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206 Indiana University Publications, Folklore Series
Two good copies of this song have been found in Indiana. One bears the title "Jack Monroe"; the other is called by the contributor "A Merchant of London."
For additional American texts, see Campbell and Sharp, No. 55; Cox, p. 330; Hudson, Folksongs, p. 147; Journal, XII, 249; XX, 269; XXV, 9; XXXV, 377; XLV, 76; XLVI, 38, 48; PTFLS, X, 151; Scarborough, Song Catcher, p. 203; Wyman and Brockway, p. 38; Henry, Folk-Swigs from the Southern Highlands, p. 208.
British: JFSS, II, 227.
"A Merchant of London." Contributed by Mr. Willis Swallow, 77, of Oakland City, Indiana. Gibson County. Learned in the 1860's from the singing of his parents, Young and Patsy Swallow. May 19, 1935. With music.
1. There was a rich merchant;
In London he did dwell. He had one only daughter, The truth to you I'll tell; 0 the truth to you I'll tell.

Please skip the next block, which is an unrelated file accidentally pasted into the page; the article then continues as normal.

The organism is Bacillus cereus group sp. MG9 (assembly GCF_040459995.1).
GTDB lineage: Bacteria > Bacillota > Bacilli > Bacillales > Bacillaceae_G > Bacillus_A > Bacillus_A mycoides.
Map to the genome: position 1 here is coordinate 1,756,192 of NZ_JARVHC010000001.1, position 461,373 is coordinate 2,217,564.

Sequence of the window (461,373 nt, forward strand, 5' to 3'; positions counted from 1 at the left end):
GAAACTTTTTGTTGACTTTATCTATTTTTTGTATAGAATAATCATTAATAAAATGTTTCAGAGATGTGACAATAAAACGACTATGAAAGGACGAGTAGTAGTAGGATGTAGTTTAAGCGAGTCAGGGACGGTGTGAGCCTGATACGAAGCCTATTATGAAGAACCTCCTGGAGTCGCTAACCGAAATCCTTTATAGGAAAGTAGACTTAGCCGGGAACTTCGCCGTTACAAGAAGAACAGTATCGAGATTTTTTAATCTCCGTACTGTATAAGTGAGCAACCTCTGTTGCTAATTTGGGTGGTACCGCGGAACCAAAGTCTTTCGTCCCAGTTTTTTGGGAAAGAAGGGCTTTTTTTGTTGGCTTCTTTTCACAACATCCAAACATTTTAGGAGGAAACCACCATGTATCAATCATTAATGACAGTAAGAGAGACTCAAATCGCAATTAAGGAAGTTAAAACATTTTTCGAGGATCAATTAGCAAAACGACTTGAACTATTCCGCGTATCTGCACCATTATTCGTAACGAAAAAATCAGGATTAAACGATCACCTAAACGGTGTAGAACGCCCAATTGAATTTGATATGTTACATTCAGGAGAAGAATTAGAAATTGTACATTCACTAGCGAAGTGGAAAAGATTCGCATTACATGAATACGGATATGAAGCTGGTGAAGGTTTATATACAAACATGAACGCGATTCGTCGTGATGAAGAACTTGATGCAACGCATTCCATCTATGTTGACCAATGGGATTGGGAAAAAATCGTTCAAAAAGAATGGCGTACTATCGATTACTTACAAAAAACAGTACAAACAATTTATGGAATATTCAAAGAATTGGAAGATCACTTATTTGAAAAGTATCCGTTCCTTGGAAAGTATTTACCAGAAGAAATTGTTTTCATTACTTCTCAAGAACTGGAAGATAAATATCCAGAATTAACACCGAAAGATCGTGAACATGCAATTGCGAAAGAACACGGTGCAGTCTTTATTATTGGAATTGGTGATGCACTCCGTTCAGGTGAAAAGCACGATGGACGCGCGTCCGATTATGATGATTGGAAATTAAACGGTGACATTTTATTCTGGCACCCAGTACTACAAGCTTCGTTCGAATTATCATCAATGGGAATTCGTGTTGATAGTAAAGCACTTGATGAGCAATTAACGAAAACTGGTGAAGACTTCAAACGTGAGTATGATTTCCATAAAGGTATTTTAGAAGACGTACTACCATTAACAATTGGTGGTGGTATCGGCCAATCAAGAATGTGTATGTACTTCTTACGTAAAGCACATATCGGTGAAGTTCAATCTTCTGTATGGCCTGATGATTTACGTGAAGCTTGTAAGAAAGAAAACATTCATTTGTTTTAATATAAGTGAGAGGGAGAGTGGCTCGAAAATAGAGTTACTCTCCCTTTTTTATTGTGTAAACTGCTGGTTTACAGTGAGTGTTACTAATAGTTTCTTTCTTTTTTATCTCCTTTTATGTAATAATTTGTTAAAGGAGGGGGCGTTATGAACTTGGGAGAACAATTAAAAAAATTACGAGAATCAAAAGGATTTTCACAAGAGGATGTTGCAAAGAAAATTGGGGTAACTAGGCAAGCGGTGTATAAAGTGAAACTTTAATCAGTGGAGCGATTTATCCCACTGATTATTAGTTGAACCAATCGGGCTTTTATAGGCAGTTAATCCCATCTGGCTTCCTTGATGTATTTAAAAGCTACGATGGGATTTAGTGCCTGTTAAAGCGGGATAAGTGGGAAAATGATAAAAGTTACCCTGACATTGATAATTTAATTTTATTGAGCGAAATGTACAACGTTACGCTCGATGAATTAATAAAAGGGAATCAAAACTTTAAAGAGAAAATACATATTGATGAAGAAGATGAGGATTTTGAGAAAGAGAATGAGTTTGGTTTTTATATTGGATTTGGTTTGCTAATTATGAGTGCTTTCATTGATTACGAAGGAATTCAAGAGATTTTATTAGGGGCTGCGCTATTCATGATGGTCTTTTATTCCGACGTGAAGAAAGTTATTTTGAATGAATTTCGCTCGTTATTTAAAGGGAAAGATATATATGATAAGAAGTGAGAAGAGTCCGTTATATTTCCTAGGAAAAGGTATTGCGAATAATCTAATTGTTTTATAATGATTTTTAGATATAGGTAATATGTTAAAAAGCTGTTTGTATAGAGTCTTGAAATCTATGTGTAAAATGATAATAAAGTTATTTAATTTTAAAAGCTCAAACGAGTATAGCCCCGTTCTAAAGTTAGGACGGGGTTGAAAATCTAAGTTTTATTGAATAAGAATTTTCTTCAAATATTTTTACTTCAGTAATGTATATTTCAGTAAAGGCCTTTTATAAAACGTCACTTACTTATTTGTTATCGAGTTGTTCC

2. She had sweethearts aplenty
To court her day and night, But in one Jackie Fraisure
She placed her heart's delight ; 0 she placed her heart's delight.
3. The old man called his daughter
And quickly she stepped in:1 "Good morning, Mrs. Fraisure,
Or is that your sweetheart's name? Or is that your sweetheart's name?
4. "0 daughter, dear daughter,
My advice you'd better mind Or I'll lock you in a dungeon; It's you I will confine, O it's you I will confine."
1 For And quirkfy in sftr came*